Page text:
In an age when the violent disintegration of worldwide society feels perpetually just a breath away and in a country that is moving towards being one of the worst police states the world has ever known, Celebration's music is both timely and severely relevant. Their songs posit an embrace of Dionysian mysteries as the only feasible way forward from the ever-increasing weight of global political and economic evil and the debris of civilization grown to proportions that threaten to stifle the spiritual essence of human existence. Though it carries some of the tightly-wound hysteria and harmonic violence of 4AD predecessors like The Birthday Party and Bauhaus, Celebration's music is essentially modern soul music, which marries the sort of rhythmic hypnosis found in the music of Fela Kuti or James Brown to an arch-romantic sense of drama. And, though they do deal extensively with more classic soul music themes, (dancing, the potentially transformative power of romantic love, etc.) ultimately the bulk of their work serves as a sort of beacon of the ritualistic power and magical potential of ancient civilizations performed and unleashed in the modern world. Fittingly the musical union of singer Katrina Ford, organist/guitarist Sean Antanaitis, and drummer Dave Bergander hails from Baltimore, a city both crushed by institutional lower class mauling and aggressively bristling with pockets of mutant art and culture, and their heady music feels ideally suited for all night dance parties in the hearts of decaying cities, illuminated by burn barrel light.Since the release of their self-titled debut in 2005 Celebration have found their stature steadily growing due in large part to a healthy touring schedule which has found them traversing the US and Europe with friends and like minds TV On the Radio, Liars, Blonde Redhead, Yeah Yeah Yeahs, and The Blood Brothers. Both recorded and in the context of their ecstatic live performances, Celebration can provide a truly overwhelming experience as the music, at its greatest peaks, demands utter surrender of personal afflictions and worries, as well as the civilized minds' knowledge of global ills, to the cleansing and transmutive power of trance. All of this is in shining evidence on their second record, The Modern Tribe, an album that not only surpasses their debut but makes a moving case for Celebration as one of the most inspired bands making music today. Helmed, as was its predecessor, by the stirling modern art rock team of producer Dave Sitek(of TV on the Radio) and engineer Chris Coady,(who most recently lent a shimmering clarity to Blonde Redhead's 23) the results find not only the band but their sonic collaborators in greater artistic accord than ever. The eleven songs that comprise The Modern Tribe find Celebration in even more electric and full-blooded form, expanding the dimension and scope of their songwriting to include a more blatant and extroverted emotionality on stunning songs like opener "Evergeen" and the aptly titled "Heartbreak." Furthermore, they make the most unabashedly dance music they have yet produced, as on the sinewy, teasing "Pony" and even engage in full blown anthemry with "Tame the Savage." (whose soaring singalong coda, "They say the world has just begun to tame the savage heart of men," could be read as a sort of core mantra for Celebration's work) Overall, The Modern Tribe finds a more complete confluence of lyrical and musical content than on any record in recent memory, as the album's varied calls to shed the unhealthy layers of civilization's skin resound powerfully in the hypnotic, overwhelming beauty of the music. It is possessed of the sort of triumphant, world-healing energy harnessed by everyone from Michael Jackson to the Boredoms, and raw nerves of hope are threaded throughout the songs. The record's yearning for a psychically and spiritually healthier world is palpable and forthright; on "In This Land" Ford asks earnestly, "How can the killing go on when our love is so strong?" while the feverish "Wildcats" calls simply to "dance until the world returns." As referenced in its title, The Modern Tribe's essential theme is that even in a society in which evil reigns from the top down it is possible to forge beautiful and humanistic circles amongst friends, family, and lovers, and that the energy there created can truly affect positive change in the world. Indeed, in whatever dystopian future awaits us, Celebration could inherit the mantle of World's Biggest Band; it is easy to imagine them tearing the roof off of Thunderdome or rallying the child armies to the next revolution.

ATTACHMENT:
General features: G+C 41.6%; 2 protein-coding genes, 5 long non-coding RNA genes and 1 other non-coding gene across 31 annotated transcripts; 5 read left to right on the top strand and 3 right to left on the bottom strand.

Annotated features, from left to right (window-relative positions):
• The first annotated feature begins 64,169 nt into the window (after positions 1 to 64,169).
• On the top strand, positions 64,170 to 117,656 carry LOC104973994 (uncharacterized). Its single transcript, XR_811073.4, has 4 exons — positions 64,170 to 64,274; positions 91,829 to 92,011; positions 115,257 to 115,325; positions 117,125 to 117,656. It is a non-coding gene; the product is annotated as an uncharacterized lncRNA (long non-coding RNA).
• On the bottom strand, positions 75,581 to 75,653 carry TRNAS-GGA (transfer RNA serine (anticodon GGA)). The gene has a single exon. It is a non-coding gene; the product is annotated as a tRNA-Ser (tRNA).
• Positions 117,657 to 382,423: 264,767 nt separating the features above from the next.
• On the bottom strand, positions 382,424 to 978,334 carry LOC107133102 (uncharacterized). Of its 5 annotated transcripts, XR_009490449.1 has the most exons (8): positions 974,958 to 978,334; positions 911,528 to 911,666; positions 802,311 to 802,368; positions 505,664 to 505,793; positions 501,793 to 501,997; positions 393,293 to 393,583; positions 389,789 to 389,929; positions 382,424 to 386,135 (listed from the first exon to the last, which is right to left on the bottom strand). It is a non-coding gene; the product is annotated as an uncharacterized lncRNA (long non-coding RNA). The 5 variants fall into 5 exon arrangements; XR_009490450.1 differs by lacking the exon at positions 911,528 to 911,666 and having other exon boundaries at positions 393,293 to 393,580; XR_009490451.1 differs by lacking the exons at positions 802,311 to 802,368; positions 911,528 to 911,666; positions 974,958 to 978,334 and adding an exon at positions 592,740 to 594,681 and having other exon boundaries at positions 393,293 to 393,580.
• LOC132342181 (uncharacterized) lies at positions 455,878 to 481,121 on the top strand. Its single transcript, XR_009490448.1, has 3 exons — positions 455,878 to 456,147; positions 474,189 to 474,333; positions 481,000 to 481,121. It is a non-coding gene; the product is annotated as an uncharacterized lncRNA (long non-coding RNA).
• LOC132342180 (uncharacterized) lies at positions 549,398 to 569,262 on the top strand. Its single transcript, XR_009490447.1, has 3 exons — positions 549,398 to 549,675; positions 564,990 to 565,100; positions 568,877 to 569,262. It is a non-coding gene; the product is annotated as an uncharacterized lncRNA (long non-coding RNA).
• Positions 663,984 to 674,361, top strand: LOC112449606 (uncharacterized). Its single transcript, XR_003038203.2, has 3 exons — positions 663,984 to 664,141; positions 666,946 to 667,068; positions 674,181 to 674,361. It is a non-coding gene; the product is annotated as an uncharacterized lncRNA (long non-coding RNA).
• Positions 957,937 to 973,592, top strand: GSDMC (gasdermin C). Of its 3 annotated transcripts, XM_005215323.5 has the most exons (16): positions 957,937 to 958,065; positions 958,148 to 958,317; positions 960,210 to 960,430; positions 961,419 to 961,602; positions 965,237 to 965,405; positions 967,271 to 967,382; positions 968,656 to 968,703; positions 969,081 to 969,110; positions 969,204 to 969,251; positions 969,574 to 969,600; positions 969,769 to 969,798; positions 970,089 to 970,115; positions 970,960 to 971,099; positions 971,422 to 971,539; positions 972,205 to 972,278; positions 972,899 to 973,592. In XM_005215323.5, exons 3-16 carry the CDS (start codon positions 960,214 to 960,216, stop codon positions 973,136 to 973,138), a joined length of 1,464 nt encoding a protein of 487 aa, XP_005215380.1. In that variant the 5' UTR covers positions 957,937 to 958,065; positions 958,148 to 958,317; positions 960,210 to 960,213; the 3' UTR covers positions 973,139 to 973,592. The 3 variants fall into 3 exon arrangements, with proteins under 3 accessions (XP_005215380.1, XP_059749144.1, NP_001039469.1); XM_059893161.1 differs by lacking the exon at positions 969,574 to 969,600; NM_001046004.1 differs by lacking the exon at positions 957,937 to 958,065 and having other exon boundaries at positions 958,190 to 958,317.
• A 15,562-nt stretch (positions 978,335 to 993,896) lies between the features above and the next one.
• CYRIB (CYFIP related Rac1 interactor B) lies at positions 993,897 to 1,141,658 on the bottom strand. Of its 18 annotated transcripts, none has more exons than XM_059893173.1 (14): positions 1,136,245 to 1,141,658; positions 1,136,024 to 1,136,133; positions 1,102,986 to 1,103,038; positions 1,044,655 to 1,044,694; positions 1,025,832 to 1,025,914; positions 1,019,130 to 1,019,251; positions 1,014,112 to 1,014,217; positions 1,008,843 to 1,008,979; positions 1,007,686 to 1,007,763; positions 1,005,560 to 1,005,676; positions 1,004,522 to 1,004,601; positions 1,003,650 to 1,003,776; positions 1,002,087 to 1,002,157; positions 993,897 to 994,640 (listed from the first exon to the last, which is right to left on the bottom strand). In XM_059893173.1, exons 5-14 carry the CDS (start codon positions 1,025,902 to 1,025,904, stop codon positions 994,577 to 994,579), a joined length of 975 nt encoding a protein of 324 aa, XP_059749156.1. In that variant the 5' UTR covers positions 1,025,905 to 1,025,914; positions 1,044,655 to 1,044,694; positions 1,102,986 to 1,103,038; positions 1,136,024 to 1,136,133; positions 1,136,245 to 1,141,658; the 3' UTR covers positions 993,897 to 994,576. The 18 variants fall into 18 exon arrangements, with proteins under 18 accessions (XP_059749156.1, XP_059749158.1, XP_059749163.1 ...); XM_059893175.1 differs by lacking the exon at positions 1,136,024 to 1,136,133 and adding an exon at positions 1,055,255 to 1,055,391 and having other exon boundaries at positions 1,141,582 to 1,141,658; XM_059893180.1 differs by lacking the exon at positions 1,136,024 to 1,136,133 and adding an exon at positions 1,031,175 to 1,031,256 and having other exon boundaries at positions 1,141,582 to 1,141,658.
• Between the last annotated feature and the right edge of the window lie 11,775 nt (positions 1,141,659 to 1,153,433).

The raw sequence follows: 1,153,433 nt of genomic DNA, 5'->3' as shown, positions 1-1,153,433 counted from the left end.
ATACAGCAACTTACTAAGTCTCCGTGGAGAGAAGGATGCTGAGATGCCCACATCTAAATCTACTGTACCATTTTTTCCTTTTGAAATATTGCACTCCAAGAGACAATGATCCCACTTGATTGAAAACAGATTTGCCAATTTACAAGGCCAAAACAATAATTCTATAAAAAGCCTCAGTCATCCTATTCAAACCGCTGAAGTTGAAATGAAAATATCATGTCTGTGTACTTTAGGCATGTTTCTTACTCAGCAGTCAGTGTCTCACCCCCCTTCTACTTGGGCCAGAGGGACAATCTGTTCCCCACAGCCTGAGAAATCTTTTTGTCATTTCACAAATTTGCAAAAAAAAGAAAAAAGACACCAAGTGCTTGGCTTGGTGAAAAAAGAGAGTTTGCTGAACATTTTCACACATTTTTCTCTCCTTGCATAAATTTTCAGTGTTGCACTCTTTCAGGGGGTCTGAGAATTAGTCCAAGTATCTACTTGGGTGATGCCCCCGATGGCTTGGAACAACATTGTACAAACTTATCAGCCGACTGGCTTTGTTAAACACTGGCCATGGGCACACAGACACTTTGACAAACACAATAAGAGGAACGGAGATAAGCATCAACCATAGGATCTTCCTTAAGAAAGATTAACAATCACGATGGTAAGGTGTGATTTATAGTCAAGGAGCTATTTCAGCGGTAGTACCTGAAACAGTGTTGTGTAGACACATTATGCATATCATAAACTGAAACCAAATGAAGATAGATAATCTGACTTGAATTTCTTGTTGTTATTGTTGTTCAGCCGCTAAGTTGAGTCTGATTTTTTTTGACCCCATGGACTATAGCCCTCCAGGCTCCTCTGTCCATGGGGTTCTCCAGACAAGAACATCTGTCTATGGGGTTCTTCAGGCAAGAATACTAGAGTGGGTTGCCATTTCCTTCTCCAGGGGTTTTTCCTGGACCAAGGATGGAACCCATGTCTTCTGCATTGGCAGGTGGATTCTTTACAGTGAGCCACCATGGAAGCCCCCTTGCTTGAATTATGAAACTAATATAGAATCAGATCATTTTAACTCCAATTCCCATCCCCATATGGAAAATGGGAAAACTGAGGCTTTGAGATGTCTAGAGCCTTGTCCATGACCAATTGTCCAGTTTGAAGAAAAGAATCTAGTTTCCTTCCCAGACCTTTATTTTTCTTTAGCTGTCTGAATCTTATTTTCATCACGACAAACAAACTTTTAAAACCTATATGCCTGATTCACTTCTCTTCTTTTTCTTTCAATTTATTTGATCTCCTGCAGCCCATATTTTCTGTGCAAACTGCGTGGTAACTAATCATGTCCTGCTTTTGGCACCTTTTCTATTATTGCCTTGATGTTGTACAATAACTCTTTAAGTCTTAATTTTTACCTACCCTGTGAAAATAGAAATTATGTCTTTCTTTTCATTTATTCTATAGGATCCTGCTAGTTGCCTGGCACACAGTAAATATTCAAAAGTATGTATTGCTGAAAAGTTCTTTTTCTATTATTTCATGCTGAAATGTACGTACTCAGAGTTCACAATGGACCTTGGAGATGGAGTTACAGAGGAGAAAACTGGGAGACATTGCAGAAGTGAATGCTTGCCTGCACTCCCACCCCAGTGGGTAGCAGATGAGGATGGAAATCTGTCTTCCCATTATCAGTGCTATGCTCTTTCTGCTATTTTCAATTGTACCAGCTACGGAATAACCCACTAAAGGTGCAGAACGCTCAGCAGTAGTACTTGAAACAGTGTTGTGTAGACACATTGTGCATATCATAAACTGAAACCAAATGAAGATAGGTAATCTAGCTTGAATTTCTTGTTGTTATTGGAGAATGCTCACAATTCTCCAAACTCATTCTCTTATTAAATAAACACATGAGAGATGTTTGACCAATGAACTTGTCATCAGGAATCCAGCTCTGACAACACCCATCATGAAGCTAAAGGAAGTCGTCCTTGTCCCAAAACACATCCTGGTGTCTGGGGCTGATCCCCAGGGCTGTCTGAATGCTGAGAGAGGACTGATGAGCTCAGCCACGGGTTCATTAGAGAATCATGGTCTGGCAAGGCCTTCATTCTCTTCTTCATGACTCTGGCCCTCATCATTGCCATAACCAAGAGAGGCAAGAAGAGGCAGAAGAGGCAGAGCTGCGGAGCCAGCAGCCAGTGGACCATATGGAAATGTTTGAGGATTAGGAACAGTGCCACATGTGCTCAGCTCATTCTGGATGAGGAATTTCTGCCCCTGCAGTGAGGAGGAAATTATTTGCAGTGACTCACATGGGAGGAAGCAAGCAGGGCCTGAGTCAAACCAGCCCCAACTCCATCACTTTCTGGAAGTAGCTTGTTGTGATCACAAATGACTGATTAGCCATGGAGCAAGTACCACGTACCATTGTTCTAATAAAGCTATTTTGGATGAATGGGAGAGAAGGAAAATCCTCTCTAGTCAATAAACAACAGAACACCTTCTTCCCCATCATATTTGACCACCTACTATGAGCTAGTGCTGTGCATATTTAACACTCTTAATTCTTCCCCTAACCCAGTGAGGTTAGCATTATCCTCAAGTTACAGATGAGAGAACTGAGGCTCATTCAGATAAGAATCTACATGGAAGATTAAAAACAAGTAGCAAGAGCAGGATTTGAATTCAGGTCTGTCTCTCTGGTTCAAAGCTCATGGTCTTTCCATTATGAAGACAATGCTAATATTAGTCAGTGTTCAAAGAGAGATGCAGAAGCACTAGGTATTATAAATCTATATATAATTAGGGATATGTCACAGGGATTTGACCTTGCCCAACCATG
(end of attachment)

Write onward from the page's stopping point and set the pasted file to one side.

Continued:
Hypnotic, elusive New York City experimental rock band Psychic Ills were formed in 2003 by Tom Gluibizzi (guitar/keyboards) and Tres Warren (vocals). The band issued two limited-run vinyl recordings (Mental Violence I in 2004 and Mental Violence II in 2005), both of which were reissued together as Early Violence with two additional songs through Social Registry. Following Mental Violence I, the duo was joined by Elizabeth Hart (bass) and Brian Tamborello (drums). Psychic Ills, who have opened for the equally psychedelic Warlocks, released their first proper full-length, Dins, in February 2006. The largely improvised Mirror Eye arrived in 2009. ~ Kenyon Hopkin, All Music Guide